In addition, investigators found blood in a bathroom of the apartment -- both on a sink and a shower curtain -- which was consistent with someone recently having tried to wash blood from his body. Investigators also found a note in the apartment, which read: " I[,] Alton[,] just killed Diane and myself. Please send help[.]" A handwriting expert later compared this note to a known sample of Hooks's handwriting and concluded that Hooks wrote the note.

Also on December 17, an employee of a motel just outside Atlanta observed blood on the window of a room in which Hooks was staying, and the same employee saw Hooks lying on the bed, his hand in a Styrofoam container. The employee called for police officers, and when officers responded, they found Hooks barricaded in his room, armed with a serrated knife. The officers said nothing to Hooks about Diane and Jimmy, but Hooks repeatedly asked them " what he was going to be charged with," and he cut himself with the knife several times. After a twelve-hour standoff, a SWAT team entered the room by force, officers apprehended Hooks, and they took him to a hospital, where he was arrested for the murders of Diane and Jimmy.

At trial, evidence of an earlier incident involving Hooks and his ex-wife was admitted as a similar transaction. In that incident, Hooks -- armed with a box cutter -- had entered the home of his ex-wife and cut her neck as she slept in her bed.[2] A police officer testified that Hooks left a note in the home of his ex-wife, in which he said that he had cut her and intended to kill himself.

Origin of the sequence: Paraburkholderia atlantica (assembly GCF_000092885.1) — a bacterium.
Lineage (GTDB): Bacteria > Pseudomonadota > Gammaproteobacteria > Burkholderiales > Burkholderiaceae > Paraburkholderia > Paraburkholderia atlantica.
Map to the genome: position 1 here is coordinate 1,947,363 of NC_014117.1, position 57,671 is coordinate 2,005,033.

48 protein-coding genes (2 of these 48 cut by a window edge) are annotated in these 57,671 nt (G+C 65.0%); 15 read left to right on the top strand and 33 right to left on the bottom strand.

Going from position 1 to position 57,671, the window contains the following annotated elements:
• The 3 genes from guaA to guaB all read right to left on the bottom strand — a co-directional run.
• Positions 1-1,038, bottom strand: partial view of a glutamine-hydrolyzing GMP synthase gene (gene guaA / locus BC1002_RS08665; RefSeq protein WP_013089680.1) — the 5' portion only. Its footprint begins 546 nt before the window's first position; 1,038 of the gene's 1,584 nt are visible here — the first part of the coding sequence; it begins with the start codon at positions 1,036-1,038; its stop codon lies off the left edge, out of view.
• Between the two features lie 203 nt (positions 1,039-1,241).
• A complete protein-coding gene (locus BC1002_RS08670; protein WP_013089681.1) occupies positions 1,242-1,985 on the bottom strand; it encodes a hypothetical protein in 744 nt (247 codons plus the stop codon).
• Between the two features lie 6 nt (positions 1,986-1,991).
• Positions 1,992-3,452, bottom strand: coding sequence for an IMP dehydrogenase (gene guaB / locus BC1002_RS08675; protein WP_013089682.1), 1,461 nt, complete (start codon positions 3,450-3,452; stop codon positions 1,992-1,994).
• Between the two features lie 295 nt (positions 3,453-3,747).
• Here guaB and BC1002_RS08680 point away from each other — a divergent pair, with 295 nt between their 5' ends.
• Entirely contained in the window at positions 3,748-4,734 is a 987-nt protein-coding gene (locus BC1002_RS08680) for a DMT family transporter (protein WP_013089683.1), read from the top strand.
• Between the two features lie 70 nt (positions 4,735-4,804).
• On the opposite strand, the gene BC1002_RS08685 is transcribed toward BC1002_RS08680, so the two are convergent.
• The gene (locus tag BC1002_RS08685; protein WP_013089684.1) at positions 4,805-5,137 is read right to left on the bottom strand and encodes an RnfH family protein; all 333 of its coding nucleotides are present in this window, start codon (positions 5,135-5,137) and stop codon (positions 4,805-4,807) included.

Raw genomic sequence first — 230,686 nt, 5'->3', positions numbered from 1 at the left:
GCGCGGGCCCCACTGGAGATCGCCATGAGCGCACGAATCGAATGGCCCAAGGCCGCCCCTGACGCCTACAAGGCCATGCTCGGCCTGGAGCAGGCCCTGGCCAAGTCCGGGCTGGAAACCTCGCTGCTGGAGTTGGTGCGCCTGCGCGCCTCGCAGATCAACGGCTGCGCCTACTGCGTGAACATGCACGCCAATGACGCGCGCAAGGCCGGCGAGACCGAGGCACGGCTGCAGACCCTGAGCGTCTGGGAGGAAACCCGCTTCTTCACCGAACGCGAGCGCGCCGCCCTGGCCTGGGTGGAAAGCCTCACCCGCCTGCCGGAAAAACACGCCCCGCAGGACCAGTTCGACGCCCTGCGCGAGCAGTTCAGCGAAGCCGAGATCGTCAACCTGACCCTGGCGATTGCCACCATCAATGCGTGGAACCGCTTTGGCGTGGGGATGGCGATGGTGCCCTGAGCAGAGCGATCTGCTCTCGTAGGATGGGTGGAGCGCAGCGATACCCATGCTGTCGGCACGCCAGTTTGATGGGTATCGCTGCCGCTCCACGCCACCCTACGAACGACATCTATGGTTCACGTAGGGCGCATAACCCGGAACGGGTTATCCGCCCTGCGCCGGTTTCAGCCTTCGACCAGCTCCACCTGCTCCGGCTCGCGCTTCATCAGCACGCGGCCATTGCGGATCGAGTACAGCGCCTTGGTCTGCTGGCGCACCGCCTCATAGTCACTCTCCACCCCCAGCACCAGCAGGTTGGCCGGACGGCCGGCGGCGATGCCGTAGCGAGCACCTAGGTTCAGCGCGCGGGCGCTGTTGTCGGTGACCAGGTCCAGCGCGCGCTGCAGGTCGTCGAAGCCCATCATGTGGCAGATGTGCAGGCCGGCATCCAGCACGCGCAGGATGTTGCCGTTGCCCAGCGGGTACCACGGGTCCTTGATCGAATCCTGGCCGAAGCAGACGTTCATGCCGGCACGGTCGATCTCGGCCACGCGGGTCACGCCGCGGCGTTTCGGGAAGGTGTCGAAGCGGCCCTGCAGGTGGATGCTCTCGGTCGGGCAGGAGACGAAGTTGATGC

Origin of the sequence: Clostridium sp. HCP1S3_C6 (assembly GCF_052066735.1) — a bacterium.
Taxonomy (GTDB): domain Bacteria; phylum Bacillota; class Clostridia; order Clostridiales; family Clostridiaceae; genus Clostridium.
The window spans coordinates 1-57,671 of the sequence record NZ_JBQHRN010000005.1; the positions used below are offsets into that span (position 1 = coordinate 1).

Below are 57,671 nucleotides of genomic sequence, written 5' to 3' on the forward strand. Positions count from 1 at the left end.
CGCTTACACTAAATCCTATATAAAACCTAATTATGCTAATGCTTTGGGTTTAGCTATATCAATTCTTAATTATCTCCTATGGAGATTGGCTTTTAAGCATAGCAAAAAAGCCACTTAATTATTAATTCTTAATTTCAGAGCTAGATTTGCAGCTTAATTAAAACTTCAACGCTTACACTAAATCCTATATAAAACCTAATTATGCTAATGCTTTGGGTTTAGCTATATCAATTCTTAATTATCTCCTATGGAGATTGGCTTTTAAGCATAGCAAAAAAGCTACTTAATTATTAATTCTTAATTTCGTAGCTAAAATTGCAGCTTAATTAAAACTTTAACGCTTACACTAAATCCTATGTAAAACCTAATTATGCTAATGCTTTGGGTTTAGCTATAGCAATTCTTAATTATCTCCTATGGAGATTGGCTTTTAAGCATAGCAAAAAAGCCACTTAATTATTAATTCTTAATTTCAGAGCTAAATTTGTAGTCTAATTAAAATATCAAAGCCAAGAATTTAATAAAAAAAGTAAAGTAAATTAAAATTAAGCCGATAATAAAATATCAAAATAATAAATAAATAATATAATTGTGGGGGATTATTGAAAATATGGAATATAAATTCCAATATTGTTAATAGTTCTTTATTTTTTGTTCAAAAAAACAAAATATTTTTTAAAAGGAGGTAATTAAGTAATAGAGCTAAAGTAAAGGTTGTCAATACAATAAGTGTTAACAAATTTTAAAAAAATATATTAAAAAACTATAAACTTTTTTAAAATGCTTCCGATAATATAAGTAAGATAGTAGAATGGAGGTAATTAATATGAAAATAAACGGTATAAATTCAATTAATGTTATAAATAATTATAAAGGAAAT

Hooks contends that the evidence is legally insufficient to prove beyond a reasonable doubt that he is guilty of the crimes of which he was convicted. In support of this contention, Hooks points to the lack of any eyewitness to the murders, the limited physical evidence, and the fact that he had an alibi on December 16, 1999, which, he says, was the date that the medical examiner concluded that the murders occurred. But Hooks is mistaken in his assertion that the medical examiner testified conclusively that the murders occurred on December 16. To the contrary, the medical examiner testified that the murders could have occurred on December 15 or 16. Moreover, even if the jury believed the testimony about Hooks's alibi, that testimony did not give Hooks an alibi for the entire day of December 16. And to the extent that there were conflicts in the evidence, it was for the jury as the finder of fact " to resolve [those] conflicts." Tolbert v. State, 282 Ga. 254, 256 (1) [295 Ga. 838] (647 S.E.2d 555) (2007) (citation omitted). In all, the evidence adduced at trial -- including the threatening statement made by Hooks about Diane prior to the murders, his suspicious behavior in the apartment that Diane and Jimmy shared around the time of the murders, his confession in a note left in the apartment, his conduct in the motel (including his repeated questioning of police officers about what charges he would be facing), and his almost identical assault upon his ex-wife -- was legally sufficient to authorize a rational trier of fact to find beyond a reasonable doubt that Hooks was guilty of two counts of malice murder and one count of unlawful possession of a knife during the commission of a felony. See Jackson v. Virginia, 443 U.S. 307, 319 (III) (B) (99 S.Ct. 2781, 61 L.Ed.2d 560) (1979).